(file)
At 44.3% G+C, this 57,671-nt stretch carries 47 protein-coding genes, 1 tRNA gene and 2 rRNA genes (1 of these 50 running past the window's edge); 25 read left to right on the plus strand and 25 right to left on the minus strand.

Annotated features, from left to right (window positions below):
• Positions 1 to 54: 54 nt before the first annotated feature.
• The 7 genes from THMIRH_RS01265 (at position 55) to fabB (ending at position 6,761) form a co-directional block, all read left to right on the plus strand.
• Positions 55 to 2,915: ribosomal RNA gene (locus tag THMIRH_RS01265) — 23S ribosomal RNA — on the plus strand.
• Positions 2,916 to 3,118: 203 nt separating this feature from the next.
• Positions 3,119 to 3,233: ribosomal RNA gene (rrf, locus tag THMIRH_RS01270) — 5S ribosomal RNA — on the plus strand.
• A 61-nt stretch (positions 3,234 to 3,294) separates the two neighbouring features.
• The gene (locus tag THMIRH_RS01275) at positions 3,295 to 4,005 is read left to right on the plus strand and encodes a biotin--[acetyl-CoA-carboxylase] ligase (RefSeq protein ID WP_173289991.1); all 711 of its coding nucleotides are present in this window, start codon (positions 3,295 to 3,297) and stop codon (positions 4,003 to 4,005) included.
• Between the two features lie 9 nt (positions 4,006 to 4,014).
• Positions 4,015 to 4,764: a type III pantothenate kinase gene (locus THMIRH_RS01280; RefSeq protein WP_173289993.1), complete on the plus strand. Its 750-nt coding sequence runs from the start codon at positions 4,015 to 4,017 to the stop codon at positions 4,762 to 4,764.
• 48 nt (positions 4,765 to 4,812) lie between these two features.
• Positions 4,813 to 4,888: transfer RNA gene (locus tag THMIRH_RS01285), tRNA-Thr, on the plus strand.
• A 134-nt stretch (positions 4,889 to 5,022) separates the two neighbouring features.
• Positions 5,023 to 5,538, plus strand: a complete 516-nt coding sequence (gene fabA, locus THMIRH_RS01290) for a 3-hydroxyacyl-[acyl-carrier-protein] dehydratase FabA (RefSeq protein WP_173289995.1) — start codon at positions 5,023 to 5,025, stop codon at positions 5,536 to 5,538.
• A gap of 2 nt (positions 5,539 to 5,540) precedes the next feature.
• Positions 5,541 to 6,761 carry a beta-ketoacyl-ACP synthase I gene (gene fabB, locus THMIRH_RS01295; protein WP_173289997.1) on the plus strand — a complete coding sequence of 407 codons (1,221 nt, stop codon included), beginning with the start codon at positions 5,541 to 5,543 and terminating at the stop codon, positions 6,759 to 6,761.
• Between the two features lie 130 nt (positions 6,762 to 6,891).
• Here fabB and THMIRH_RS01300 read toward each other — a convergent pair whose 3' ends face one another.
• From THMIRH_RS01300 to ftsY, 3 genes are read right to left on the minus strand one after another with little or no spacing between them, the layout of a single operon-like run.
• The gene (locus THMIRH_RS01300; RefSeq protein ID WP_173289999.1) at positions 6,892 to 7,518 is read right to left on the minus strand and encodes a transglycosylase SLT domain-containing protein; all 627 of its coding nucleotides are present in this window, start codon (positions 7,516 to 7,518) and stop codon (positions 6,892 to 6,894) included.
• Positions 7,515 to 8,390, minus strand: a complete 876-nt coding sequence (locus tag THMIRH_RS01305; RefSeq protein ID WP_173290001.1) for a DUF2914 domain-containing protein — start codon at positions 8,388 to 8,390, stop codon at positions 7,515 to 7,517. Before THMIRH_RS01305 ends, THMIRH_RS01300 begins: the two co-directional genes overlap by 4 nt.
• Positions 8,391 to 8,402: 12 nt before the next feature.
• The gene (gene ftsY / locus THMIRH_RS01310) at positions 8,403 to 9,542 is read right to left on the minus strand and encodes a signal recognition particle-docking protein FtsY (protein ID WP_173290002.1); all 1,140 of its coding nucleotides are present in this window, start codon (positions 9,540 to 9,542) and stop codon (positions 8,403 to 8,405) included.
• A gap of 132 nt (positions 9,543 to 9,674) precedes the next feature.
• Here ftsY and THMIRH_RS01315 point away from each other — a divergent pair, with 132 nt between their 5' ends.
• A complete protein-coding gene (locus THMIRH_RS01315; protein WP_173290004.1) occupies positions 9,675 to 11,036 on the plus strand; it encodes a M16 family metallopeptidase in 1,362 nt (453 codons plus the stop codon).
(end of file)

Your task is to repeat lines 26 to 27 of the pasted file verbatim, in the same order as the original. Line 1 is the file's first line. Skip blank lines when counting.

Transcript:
• Here ftsY and THMIRH_RS01315 point away from each other — a divergent pair, with 132 nt between their 5' ends.
• A complete protein-coding gene (locus THMIRH_RS01315; protein WP_173290004.1) occupies positions 9,675 to 11,036 on the plus strand; it encodes a M16 family metallopeptidase in 1,362 nt (453 codons plus the stop codon).